Saturday, November 19, 2011

BOY WONDER, Michael Morrissey's mixed bag, is available now via VOD and DVD

Responsibility for the interesting but flawed film BOY WONDER most definitely lies with its writer/director/
producer Michael Morrissey. In this, his first foray into writing and directing (he's acted as producer on a number of house-and/or-home-related TV series), Morrissey (shown below) cleverly conflates a few different genres, from neo-noir and vigilante thriller to women-in-jeopardy and the more recent, would-be super-hero film. His questionable "hero," Sean Donovan, long ago saw his mother murdered during a car-jacking gone wrong, and he's never forgiven the murderer -- nor himself. But hey, he was only a kid at the time.

Older now (he appears to be one of those typical "elderly" high school students we so often see in the movies), Sean (played by Caleb Steinmeyer, below) is determined to protect abused women everywhere (in the Brooklyn area, at least), and so here he is saving the ladies and killing the guys. His modus operandi is a bit strange, however: He first interferes, allows himself to be beaten up, and then pulls knife or gun and gets down to the real work at hand. From a psychological standpoint of guilt and self-punishment, this makes some sense, and if the first part of the film were not so full of questionable moments, it would be easier to go along with it all. But little (and not so) things begin to rankle.

First there's the quite unbelievable conversation that Detective Ames (Zulay Henaobelow, right) has with an arch villain named Larry Childs (James Russo) -- right in the middle of a courtroom. Later Ames finds Sean alone in the police station at night and appears to accept everything he says at face value. And, boy, is Sean ever privy to an awful lot of woman/child abuse. Literally everywhere he looks, something bad is going on. Plus, some of the villains seem a bit more attuned to reality than is Sean: "You didn't save her; you made it worse," one of them tells the kid. Most damaging of all is the fact that we have a hero who's a one-note whack job, and would, in any real world, long ago have been committed to a hospital.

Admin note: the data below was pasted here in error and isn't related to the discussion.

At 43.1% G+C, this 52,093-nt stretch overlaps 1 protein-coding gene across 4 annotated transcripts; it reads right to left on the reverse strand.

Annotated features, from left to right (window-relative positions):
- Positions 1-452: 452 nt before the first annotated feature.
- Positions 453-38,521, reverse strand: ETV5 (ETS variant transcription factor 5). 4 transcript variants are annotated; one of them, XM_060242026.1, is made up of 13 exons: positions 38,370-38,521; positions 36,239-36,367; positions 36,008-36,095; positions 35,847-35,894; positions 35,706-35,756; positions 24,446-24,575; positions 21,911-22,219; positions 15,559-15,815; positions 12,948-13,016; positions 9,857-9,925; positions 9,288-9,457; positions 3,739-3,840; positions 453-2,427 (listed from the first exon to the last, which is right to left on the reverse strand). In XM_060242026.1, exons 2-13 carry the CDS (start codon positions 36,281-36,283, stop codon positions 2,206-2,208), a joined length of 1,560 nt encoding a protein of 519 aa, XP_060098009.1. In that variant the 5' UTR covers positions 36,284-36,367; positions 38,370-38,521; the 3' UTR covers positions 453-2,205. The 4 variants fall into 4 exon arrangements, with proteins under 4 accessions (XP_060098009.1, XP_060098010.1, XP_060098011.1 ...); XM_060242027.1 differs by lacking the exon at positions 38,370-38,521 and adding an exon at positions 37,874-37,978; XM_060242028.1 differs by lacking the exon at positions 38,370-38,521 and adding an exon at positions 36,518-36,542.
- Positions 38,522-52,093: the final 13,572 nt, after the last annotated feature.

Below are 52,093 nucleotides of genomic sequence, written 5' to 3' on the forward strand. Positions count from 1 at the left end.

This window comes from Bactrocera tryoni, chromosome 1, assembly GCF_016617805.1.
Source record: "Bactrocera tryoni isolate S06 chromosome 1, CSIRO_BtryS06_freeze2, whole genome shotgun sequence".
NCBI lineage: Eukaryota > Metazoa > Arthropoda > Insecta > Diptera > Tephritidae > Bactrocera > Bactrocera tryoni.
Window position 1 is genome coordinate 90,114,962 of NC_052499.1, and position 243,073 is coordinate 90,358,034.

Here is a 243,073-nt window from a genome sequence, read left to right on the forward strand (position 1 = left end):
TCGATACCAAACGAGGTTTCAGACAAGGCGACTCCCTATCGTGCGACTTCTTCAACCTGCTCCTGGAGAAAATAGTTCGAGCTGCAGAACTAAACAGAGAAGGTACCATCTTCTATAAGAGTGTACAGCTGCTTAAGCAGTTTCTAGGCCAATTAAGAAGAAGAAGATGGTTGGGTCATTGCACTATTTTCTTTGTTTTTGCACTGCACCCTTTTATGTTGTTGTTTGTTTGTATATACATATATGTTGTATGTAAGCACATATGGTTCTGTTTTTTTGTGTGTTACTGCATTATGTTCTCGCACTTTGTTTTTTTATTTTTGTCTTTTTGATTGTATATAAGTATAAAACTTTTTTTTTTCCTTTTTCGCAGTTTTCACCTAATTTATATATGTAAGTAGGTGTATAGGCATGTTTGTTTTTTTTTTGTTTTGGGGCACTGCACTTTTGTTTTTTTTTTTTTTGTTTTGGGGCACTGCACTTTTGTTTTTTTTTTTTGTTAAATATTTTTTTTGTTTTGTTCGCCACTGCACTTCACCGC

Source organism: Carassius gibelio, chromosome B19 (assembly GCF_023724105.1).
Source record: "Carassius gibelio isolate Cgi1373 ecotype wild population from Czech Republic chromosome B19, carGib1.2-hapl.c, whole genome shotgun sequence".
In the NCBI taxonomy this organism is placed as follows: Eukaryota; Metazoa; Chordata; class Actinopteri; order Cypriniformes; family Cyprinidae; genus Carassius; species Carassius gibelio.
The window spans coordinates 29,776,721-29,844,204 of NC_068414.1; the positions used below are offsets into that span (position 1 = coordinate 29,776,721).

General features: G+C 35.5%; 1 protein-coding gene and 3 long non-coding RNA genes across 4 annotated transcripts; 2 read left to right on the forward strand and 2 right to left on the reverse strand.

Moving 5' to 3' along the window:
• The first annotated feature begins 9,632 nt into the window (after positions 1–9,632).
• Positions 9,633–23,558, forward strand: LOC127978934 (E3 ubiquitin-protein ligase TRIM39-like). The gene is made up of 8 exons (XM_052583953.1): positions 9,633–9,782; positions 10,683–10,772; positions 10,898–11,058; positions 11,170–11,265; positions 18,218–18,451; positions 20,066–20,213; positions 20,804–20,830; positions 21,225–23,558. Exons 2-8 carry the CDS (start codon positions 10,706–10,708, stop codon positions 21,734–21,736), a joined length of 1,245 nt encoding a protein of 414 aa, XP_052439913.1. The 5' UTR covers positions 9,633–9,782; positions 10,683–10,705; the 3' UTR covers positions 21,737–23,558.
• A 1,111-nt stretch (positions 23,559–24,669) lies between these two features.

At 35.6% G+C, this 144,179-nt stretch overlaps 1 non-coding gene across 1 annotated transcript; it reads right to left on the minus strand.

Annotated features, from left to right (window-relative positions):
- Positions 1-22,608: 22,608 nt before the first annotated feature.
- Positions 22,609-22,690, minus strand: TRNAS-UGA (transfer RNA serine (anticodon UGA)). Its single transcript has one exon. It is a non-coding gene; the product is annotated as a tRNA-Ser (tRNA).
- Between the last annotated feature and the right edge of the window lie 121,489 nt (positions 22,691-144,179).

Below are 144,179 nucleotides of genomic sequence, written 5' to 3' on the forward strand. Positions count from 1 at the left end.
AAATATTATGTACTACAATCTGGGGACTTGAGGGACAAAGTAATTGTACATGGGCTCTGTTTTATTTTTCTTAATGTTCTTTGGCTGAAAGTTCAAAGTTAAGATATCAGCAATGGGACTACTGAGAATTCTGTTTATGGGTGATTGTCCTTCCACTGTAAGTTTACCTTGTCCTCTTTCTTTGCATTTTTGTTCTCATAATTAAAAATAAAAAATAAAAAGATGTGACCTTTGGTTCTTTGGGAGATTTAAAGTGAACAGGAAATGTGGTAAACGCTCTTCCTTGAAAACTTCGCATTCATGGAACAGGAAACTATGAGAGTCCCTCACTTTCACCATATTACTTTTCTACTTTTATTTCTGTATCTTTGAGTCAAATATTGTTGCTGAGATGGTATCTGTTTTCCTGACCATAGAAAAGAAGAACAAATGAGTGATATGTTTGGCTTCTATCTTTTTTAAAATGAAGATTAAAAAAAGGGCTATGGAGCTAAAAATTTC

But then small parcels of further information get dropped in our laps, and as we learn more about the situation, it deepens and begins to interest us. Sean's dad, for instance, is not (or at least was not always) the fine, loving father we initially see. And what's with that odd chemical compound the kid's been looking up on the internet? Coincidences abound, and soon it begins to look like everything is connected. The ending moves from shocking to delicious to ironic and darkly funny.

Should you stick things out, you'll probably be glad you did, for that finale is indeed crackerjack. If you give up halfway along, however, no one would blame you, for the movie, finally, falls somewhere between the near-rave, three-and-one-half stars that Roger Ebert gave it, and the deadly pan that The New York Times reviewer Jeannette Catsoulis handed out.

Boy Wonder, from Inception Media Group, hit the streets this past November 8 on DVD, and has been available via VOD since late October. Further good news: Netflix starts renting it out this Tuesday, November 22.

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